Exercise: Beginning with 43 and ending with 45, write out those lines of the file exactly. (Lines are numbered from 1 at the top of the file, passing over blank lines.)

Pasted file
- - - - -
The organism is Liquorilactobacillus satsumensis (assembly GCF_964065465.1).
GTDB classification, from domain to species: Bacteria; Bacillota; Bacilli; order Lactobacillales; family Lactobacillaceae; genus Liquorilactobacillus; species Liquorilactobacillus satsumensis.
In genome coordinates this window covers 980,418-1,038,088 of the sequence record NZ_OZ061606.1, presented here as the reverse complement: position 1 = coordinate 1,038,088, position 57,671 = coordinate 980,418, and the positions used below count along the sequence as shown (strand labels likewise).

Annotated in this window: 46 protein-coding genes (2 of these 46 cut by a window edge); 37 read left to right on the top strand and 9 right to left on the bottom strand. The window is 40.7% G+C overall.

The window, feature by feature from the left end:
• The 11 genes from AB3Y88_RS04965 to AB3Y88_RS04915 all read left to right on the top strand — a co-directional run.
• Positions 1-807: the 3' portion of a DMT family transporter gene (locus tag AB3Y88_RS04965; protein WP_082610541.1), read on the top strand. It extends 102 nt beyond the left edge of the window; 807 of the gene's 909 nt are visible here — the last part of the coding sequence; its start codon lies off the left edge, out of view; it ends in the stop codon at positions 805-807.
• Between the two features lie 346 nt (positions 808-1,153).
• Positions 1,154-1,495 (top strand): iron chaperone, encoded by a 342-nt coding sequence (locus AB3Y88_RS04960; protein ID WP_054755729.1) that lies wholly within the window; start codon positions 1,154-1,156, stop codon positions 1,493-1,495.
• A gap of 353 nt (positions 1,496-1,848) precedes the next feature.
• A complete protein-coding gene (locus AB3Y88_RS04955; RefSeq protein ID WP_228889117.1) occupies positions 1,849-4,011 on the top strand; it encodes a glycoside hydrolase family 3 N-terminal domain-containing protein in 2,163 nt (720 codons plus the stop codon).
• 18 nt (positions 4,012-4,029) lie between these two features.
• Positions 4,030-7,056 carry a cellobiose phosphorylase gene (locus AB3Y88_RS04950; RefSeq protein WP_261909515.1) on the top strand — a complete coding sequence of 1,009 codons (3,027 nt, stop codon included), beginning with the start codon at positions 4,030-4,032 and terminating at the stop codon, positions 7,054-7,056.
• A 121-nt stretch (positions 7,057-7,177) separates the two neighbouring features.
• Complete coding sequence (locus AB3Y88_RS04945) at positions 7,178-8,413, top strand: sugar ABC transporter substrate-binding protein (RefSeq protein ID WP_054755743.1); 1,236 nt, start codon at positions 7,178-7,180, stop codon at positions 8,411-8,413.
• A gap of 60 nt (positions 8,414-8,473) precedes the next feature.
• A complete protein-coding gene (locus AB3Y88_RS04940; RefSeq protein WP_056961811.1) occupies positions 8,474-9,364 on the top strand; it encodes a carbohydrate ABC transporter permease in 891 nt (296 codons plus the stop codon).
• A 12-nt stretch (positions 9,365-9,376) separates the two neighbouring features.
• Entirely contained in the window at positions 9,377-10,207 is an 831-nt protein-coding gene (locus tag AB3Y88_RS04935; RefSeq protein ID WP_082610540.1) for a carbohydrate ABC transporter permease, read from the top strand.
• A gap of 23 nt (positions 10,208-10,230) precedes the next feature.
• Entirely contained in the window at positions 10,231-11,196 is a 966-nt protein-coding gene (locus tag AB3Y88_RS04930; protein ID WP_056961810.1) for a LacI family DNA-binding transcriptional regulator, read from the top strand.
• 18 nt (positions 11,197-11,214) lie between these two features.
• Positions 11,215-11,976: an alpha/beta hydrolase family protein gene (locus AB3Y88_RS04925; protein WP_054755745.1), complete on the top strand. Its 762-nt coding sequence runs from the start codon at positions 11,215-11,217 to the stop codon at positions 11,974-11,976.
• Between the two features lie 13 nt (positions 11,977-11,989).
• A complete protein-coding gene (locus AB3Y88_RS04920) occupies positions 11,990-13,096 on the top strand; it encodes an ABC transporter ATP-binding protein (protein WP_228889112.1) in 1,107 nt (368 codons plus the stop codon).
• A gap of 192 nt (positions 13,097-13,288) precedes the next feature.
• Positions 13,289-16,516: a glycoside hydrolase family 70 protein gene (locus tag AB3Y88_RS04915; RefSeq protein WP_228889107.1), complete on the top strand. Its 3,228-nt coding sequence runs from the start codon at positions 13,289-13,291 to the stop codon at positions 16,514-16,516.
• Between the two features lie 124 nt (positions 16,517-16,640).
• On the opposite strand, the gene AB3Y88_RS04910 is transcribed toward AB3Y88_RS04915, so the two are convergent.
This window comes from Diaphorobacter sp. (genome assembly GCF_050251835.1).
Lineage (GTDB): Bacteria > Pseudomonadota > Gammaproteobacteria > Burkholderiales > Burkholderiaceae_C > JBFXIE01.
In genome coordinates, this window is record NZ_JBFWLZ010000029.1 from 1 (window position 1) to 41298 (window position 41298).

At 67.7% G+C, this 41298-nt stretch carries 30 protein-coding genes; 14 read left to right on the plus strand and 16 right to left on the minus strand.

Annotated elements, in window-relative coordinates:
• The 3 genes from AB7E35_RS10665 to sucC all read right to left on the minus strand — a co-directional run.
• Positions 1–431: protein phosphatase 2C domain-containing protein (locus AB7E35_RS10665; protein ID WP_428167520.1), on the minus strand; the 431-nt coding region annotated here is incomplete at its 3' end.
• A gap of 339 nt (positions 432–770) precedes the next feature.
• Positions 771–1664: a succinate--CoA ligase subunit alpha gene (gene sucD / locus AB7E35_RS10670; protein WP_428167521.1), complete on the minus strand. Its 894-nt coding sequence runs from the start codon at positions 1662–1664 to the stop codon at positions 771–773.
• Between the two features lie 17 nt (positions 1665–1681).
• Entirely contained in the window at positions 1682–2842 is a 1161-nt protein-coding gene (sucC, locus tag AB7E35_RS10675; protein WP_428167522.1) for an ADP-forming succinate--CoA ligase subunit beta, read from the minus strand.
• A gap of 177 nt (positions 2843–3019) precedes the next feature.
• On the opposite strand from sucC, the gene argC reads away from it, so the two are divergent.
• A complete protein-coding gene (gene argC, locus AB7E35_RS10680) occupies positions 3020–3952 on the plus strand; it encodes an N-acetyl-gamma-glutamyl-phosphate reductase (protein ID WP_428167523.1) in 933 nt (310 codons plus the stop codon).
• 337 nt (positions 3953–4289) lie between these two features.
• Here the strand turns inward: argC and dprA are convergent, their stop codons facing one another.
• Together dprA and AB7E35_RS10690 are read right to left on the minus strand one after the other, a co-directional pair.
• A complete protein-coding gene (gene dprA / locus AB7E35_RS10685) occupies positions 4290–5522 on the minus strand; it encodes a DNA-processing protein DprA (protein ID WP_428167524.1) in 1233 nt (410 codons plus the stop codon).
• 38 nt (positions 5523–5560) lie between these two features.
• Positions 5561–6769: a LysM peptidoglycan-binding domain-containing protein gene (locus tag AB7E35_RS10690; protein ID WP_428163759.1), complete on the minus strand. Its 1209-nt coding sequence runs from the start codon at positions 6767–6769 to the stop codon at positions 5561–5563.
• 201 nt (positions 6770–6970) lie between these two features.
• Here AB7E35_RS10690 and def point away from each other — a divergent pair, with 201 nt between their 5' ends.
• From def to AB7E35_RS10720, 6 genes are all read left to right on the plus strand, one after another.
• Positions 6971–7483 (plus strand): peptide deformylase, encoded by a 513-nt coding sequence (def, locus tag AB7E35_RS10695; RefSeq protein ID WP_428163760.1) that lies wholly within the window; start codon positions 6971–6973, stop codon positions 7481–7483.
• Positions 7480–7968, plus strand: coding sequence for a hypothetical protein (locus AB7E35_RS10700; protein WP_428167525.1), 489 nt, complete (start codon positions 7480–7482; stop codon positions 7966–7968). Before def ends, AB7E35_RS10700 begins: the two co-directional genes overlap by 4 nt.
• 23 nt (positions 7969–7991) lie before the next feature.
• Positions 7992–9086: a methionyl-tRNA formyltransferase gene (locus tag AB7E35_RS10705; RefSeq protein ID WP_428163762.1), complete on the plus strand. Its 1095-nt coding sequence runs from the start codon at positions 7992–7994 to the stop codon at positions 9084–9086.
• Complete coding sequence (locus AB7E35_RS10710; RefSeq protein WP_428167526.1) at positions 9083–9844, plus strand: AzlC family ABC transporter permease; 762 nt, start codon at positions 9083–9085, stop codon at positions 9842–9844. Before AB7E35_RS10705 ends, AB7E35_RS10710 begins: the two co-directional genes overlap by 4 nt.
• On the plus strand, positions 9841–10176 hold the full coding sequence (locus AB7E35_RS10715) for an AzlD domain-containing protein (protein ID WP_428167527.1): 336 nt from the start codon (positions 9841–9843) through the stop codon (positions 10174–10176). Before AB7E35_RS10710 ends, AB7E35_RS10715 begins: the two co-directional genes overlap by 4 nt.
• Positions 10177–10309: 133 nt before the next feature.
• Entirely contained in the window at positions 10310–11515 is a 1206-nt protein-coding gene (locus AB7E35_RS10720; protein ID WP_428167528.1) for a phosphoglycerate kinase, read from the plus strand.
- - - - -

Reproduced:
• A complete protein-coding gene (gene argC, locus AB7E35_RS10680) occupies positions 3020–3952 on the plus strand; it encodes an N-acetyl-gamma-glutamyl-phosphate reductase (protein ID WP_428167523.1) in 933 nt (310 codons plus the stop codon).
• 337 nt (positions 3953–4289) lie between these two features.
• Here the strand turns inward: argC and dprA are convergent, their stop codons facing one another.